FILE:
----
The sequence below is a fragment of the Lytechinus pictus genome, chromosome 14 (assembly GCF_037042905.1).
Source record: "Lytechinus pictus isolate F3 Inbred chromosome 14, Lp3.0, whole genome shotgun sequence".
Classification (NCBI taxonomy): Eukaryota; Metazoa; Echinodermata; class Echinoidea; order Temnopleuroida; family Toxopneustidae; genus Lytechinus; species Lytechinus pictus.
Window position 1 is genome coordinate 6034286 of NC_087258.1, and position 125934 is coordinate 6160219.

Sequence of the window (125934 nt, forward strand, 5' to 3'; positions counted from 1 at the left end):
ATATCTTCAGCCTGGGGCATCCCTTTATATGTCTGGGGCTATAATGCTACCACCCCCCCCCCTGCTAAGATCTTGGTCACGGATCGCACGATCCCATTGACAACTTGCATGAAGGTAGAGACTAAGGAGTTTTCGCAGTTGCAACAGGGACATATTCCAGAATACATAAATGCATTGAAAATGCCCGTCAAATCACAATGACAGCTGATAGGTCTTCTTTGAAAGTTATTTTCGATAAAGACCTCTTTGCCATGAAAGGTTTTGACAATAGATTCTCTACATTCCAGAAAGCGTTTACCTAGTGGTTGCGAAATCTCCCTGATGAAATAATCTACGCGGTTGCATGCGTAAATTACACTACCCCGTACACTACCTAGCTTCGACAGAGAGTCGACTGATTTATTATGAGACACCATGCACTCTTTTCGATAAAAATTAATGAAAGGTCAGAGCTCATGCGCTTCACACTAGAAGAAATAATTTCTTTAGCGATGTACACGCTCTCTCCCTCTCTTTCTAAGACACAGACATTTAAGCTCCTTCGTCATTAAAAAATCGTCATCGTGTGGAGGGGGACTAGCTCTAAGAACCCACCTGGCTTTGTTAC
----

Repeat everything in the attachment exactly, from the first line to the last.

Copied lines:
The sequence below is a fragment of the Lytechinus pictus genome, chromosome 14 (assembly GCF_037042905.1).
Source record: "Lytechinus pictus isolate F3 Inbred chromosome 14, Lp3.0, whole genome shotgun sequence".
Classification (NCBI taxonomy): Eukaryota; Metazoa; Echinodermata; class Echinoidea; order Temnopleuroida; family Toxopneustidae; genus Lytechinus; species Lytechinus pictus.
Window position 1 is genome coordinate 6034286 of NC_087258.1, and position 125934 is coordinate 6160219.

Sequence of the window (125934 nt, forward strand, 5' to 3'; positions counted from 1 at the left end):
ATATCTTCAGCCTGGGGCATCCCTTTATATGTCTGGGGCTATAATGCTACCACCCCCCCCCCTGCTAAGATCTTGGTCACGGATCGCACGATCCCATTGACAACTTGCATGAAGGTAGAGACTAAGGAGTTTTCGCAGTTGCAACAGGGACATATTCCAGAATACATAAATGCATTGAAAATGCCCGTCAAATCACAATGACAGCTGATAGGTCTTCTTTGAAAGTTATTTTCGATAAAGACCTCTTTGCCATGAAAGGTTTTGACAATAGATTCTCTACATTCCAGAAAGCGTTTACCTAGTGGTTGCGAAATCTCCCTGATGAAATAATCTACGCGGTTGCATGCGTAAATTACACTACCCCGTACACTACCTAGCTTCGACAGAGAGTCGACTGATTTATTATGAGACACCATGCACTCTTTTCGATAAAAATTAATGAAAGGTCAGAGCTCATGCGCTTCACACTAGAAGAAATAATTTCTTTAGCGATGTACACGCTCTCTCCCTCTCTTTCTAAGACACAGACATTTAAGCTCCTTCGTCATTAAAAAATCGTCATCGTGTGGAGGGGGACTAGCTCTAAGAACCCACCTGGCTTTGTTAC